• Report no:
    201608430
  • Date:
    January 2018
  • Body:
    Greater Glasgow and Clyde NHS Board
  • Sector(s):
    Health

Summary
Mrs C complained about the care and treatment she received from Queen Elizabeth University Hospital Glasgow (the hospital).  Mrs C was concerned about delays in the time taken for her to receive spinal surgery to address her medical condition (incomplete cauda equina syndrome).  In addition, Mrs C complained about the level of care provided during her two admissions by physiotherapy and nursing staff.  Mrs C also raised concerns about the aftercare arrangements made at the time of her discharge from the hospital.

We took independent advice from three clinical specialists:  a consultant neurosurgeon, a physiotherapist and a nurse.

We found that the board failed to provide neurosurgery to Mrs C within a reasonable time.  We noted that there had been unexpected repair works at the hospital that impacted on theatre availability; however, there is clear guidance on the need for surgery to be performed on an emergency basis in cases of incomplete cauda equina syndrome to minimise the risks associated with this condition.  In these circumstances, we considered it was unreasonable for the board not to have provided the surgery, or arranged for this to take place at an alternative hospital site.  We considered that it was likely that the delay would have impacted on Mrs C's poor outcome following the surgery.  Our investigation also highlighted that there was no evidence of communication with Mrs C about the risks of the delays while she was on the neurosurgery ward, and that documentation in the relevant medical records was of a very poor standard.

Our investigation identified failings in the care and treatment provided to Mrs C during her admissions.  We found that Mrs C's care while in hospital and on discharge did not appear to have been planned in a co-ordinated and multi-disciplinary way.  We found that Mrs C did not receive an adequate level of physiotherapy care.  We also had concerns about the level of continence care provided to Mrs C, the management of her pain and wound care based on the evidence in the nursing records.

We found that there were failings in discharge planning and aftercare arrangements for Mrs C.  We considered this was not planned in a co-ordinated and multi-disciplinary way.  Our investigation also found there was inadequate patient information provided to Mrs C on discharge, and referrals for aftercare were not made.  We noted that this likely contributed to Mrs C's difficult and distressing experience returning to her home.

We upheld Mrs C's three complaints and made a number of recommendations to address the issues identified.  The board have accepted these recommendations and we will follow-up on these recommendations.  The board are asked to inform us of the steps that have been taken to implement these recommendations by the dates specified.  We will expect evidence (including supporting documentation) that appropriate action has been taken before we can confirm the recommendations have been implemented.

Redress and Recommendations
The Ombudsman's recommendations are set out below:

What we are asking the Board to do for Mrs C:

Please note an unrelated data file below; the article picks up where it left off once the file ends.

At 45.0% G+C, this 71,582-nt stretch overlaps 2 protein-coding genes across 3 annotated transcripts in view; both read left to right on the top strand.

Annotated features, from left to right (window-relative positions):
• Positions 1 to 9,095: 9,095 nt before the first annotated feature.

Complaint number

What we found

What the organisation should do

Evidence SPSO needs to check that this has happened and the deadline

(a), (b) and (c)

There was an unreasonable delay in providing neurosurgery to Mrs C.  There were also failings in the physiotherapy and nursing care offered to Mrs C and failings in the multi-disciplinary and discharge planning processes

Apologise to Mrs C for the delay in providing neurosurgery; the failings in physiotherapy and nursing care and in the multi-disciplinary and discharge planning processes.

The apology should meet the standards set out in the SPSO guidelines on apology available at: https://www.spso.org.uk/leaflets-and-guidance

A copy or record of the apology

By:  24 February 2018

 

We are asking the Board to improve the way they do things:

Complaint number

What we found

What should change

Evidence SPSO needs to check that this has happened and deadline

(a)

There was an unreasonable delay in providing surgery to Mrs C, who was suffering incomplete cauda equina syndrome

Surgery for cauda equina should be performed within recommended timescales (in this case 24 to 48 hours), or the patient considered for transfer to an alternative hospital site

The Board should demonstrate that they have systems in place to ensure patients with incomplete cauda equina are operated on as an emergency, or transferred to an alternative hospital site for surgery

By:  24 April 2018

(a) and (b)

There were significant failings in record-keeping.  The ward review documentation was very poor in this case.  There were gaps in nursing records (including assessments and fluid balance charts)

The Board should ensure staff complete adequate and contemporaneous medical documentation

The Board should demonstrate how this issue has been raised with relevant staff in a supportive way for reflection and learning and that learning has taken place and/ or relevant future training and development identified

By:  24 April 2018

(a), (b) and (c)

There were unacceptable failings in communication.  There is no evidence that information was given about the risks of delays to the surgery.  Mrs C was not given an appropriate level of information on discharge

Patients should receive relevant and understandable information about cauda equina syndrome